The journal is an international medium for publication of original research on the total environment with emphasis on changescaused by human activities. It is concerned with changes in the natural levels and distribution of chemical elements and theircompounds that may affect the well-being of the living world, or represent a threat to human health. Papers in applied environmentalchemistry and environmental health sciences are encouraged. Any changes in the landscape and total environmentcaused by man's activities are suitable topics. The scope is multidisciplinary and international.
Waste water treatment plants fail to completely eliminate new chemical compounds
Deformities, feminisation and fall in reproductive capacity are some of the effects that living organisms can be afflicted by due to changes in the endocrine system caused by these compounds. A study conducted on the Basque ...
New water-tracing technology to help protect groundwater
UNSW Australia researchers have used new water-tracing technology in the Sydney Basin for the first time to determine how groundwater moves in the different layers of rock below the surface.
Setting ground rules for nanotechnology research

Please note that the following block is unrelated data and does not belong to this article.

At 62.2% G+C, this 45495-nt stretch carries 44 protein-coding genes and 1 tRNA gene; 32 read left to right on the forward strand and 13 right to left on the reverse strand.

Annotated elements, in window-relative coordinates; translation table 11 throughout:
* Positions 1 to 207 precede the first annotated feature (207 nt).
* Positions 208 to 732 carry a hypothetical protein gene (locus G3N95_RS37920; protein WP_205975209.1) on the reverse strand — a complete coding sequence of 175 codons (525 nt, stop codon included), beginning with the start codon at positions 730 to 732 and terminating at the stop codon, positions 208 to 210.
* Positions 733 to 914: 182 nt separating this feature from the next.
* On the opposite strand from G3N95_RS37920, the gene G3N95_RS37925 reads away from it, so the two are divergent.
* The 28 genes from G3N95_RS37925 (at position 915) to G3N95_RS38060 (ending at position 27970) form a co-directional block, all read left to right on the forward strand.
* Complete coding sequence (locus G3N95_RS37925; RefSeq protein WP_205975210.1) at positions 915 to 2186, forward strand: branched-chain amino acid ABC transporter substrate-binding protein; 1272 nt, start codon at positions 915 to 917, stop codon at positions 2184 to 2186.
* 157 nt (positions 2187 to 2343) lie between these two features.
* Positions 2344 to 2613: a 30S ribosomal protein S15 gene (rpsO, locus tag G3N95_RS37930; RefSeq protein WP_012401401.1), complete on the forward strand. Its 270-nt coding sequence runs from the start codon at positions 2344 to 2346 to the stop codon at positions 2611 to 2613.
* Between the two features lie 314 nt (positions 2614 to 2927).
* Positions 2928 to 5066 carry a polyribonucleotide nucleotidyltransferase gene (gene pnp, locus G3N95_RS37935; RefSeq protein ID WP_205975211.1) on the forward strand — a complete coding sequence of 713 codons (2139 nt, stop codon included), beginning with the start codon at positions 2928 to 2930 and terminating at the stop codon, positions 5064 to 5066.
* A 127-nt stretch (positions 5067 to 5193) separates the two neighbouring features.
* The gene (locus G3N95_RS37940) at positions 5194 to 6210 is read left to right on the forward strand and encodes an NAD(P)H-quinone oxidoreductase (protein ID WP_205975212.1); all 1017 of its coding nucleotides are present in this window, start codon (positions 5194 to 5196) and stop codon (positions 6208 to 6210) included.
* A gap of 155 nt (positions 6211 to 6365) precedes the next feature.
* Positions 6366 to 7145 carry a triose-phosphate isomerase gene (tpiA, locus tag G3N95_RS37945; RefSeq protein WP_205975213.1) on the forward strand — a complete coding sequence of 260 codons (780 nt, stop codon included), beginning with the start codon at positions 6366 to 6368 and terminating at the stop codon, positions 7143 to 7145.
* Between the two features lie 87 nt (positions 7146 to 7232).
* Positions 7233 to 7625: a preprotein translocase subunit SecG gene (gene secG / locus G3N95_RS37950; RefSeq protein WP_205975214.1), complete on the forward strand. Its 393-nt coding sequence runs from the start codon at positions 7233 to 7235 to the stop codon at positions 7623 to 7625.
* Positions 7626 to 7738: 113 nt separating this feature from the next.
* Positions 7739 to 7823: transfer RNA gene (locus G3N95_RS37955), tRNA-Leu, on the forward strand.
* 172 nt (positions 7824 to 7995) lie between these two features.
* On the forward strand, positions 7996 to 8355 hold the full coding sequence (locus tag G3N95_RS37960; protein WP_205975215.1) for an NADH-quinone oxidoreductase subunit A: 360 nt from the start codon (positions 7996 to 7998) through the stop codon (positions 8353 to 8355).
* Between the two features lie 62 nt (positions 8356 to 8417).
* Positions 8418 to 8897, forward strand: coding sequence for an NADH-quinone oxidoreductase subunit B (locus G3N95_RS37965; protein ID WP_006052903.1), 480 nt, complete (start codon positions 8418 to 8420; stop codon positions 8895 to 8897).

In two new studies, researchers from across the country spearheaded by Duke University faculty have begun to design the framework on which to build the emerging field of nanoinformatics.
Eat less meat, save the planet
To conserve the planet's ecosystems and their diverse plant and animal species, human populations should consume less meat, according to Florida International University researchers.
Study reveals need for better understanding of water use
A new study reveals a pressing need to better understand water use in America's rivers, with implications for drought-stricken regions of the country.
Artificial intelligence can improve radioactive particles' detection
Radioactive particles can be detected deeper in the ground, thanks to the application of artificial intelligence technology developed by University of Stirling researchers.
Monitoring phytoplankton growth in lakes from orbit
New research shows how satellite images can be used to improve water quality monitoring campaigns in lakes and provide new insights into local, transient biological processes such as algal blooms.
A single hair shows researchers what a bear has been eating
U.S. and Canadian researchers have found they can get a good idea of a grizzly bear's diet over several months by looking at a single hair. The technique, which measures residues of trace metals, can be a major tool in determining ...
Roadside air can be more charged than under a high-voltage power line
Despite community concerns about living under high-voltage power lines, a world-first QUT study reveals that there are far more charged particles beside busy roads.
Atmospheric release of BPA may reach nearby waterways
Water contamination by hormone-disrupting pollutants is threatening water quality around the world. Existing research has determined that harmful concentrations of Bisphenol-A (BPA), a chemical used in consumer products such ...